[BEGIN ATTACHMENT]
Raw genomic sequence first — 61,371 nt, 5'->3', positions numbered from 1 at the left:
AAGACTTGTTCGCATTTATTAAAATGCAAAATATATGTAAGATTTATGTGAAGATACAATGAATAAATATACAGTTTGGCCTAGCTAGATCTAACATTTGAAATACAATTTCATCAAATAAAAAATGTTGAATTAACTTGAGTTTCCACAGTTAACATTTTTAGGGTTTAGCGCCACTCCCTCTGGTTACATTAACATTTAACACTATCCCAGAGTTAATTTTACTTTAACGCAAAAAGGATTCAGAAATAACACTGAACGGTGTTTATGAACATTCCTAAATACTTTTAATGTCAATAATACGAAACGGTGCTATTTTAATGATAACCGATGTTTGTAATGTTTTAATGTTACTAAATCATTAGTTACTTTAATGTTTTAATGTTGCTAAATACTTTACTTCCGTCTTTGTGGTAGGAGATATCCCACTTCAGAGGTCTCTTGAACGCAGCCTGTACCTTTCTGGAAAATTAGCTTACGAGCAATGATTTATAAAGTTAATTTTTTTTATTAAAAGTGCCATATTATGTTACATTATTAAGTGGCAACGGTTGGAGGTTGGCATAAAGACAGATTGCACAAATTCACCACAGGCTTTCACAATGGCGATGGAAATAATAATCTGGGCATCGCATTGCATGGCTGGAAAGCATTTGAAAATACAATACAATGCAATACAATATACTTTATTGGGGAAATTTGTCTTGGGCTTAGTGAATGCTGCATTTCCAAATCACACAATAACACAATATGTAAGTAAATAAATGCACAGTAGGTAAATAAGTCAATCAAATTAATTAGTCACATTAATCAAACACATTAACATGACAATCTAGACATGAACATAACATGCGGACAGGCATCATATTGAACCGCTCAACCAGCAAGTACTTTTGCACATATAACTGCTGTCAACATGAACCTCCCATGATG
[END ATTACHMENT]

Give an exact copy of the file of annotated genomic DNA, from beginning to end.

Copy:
Raw genomic sequence first — 61,371 nt, 5'->3', positions numbered from 1 at the left:
AAGACTTGTTCGCATTTATTAAAATGCAAAATATATGTAAGATTTATGTGAAGATACAATGAATAAATATACAGTTTGGCCTAGCTAGATCTAACATTTGAAATACAATTTCATCAAATAAAAAATGTTGAATTAACTTGAGTTTCCACAGTTAACATTTTTAGGGTTTAGCGCCACTCCCTCTGGTTACATTAACATTTAACACTATCCCAGAGTTAATTTTACTTTAACGCAAAAAGGATTCAGAAATAACACTGAACGGTGTTTATGAACATTCCTAAATACTTTTAATGTCAATAATACGAAACGGTGCTATTTTAATGATAACCGATGTTTGTAATGTTTTAATGTTACTAAATCATTAGTTACTTTAATGTTTTAATGTTGCTAAATACTTTACTTCCGTCTTTGTGGTAGGAGATATCCCACTTCAGAGGTCTCTTGAACGCAGCCTGTACCTTTCTGGAAAATTAGCTTACGAGCAATGATTTATAAAGTTAATTTTTTTTATTAAAAGTGCCATATTATGTTACATTATTAAGTGGCAACGGTTGGAGGTTGGCATAAAGACAGATTGCACAAATTCACCACAGGCTTTCACAATGGCGATGGAAATAATAATCTGGGCATCGCATTGCATGGCTGGAAAGCATTTGAAAATACAATACAATGCAATACAATATACTTTATTGGGGAAATTTGTCTTGGGCTTAGTGAATGCTGCATTTCCAAATCACACAATAACACAATATGTAAGTAAATAAATGCACAGTAGGTAAATAAGTCAATCAAATTAATTAGTCACATTAATCAAACACATTAACATGACAATCTAGACATGAACATAACATGCGGACAGGCATCATATTGAACCGCTCAACCAGCAAGTACTTTTGCACATATAACTGCTGTCAACATGAACCTCCCATGATG